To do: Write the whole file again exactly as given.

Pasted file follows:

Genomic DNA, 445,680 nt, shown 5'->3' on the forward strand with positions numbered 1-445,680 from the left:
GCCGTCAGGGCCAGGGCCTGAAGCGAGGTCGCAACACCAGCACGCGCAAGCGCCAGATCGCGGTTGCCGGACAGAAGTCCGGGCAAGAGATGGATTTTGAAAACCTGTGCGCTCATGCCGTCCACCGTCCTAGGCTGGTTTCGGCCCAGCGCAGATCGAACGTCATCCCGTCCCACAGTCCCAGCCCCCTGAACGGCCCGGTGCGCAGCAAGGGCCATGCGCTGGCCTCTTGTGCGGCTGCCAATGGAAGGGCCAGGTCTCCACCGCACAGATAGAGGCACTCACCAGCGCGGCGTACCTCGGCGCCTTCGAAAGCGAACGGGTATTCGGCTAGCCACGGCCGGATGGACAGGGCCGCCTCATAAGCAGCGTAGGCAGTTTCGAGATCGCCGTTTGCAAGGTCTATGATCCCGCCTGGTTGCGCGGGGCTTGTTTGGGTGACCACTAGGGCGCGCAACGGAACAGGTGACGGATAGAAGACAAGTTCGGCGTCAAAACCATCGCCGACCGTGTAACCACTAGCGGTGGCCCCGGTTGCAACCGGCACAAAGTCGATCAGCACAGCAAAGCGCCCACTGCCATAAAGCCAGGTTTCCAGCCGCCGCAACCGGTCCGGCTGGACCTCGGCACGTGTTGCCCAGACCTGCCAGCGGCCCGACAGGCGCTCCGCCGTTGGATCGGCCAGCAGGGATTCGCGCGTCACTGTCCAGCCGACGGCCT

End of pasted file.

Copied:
Genomic DNA, 445,680 nt, shown 5'->3' on the forward strand with positions numbered 1-445,680 from the left:
GCCGTCAGGGCCAGGGCCTGAAGCGAGGTCGCAACACCAGCACGCGCAAGCGCCAGATCGCGGTTGCCGGACAGAAGTCCGGGCAAGAGATGGATTTTGAAAACCTGTGCGCTCATGCCGTCCACCGTCCTAGGCTGGTTTCGGCCCAGCGCAGATCGAACGTCATCCCGTCCCACAGTCCCAGCCCCCTGAACGGCCCGGTGCGCAGCAAGGGCCATGCGCTGGCCTCTTGTGCGGCTGCCAATGGAAGGGCCAGGTCTCCACCGCACAGATAGAGGCACTCACCAGCGCGGCGTACCTCGGCGCCTTCGAAAGCGAACGGGTATTCGGCTAGCCACGGCCGGATGGACAGGGCCGCCTCATAAGCAGCGTAGGCAGTTTCGAGATCGCCGTTTGCAAGGTCTATGATCCCGCCTGGTTGCGCGGGGCTTGTTTGGGTGACCACTAGGGCGCGCAACGGAACAGGTGACGGATAGAAGACAAGTTCGGCGTCAAAACCATCGCCGACCGTGTAACCACTAGCGGTGGCCCCGGTTGCAACCGGCACAAAGTCGATCAGCACAGCAAAGCGCCCACTGCCATAAAGCCAGGTTTCCAGCCGCCGCAACCGGTCCGGCTGGACCTCGGCACGTGTTGCCCAGACCTGCCAGCGGCCCGACAGGCGCTCCGCCGTTGGATCGGCCAGCAGGGATTCGCGCGTCACTGTCCAGCCGACGGCCT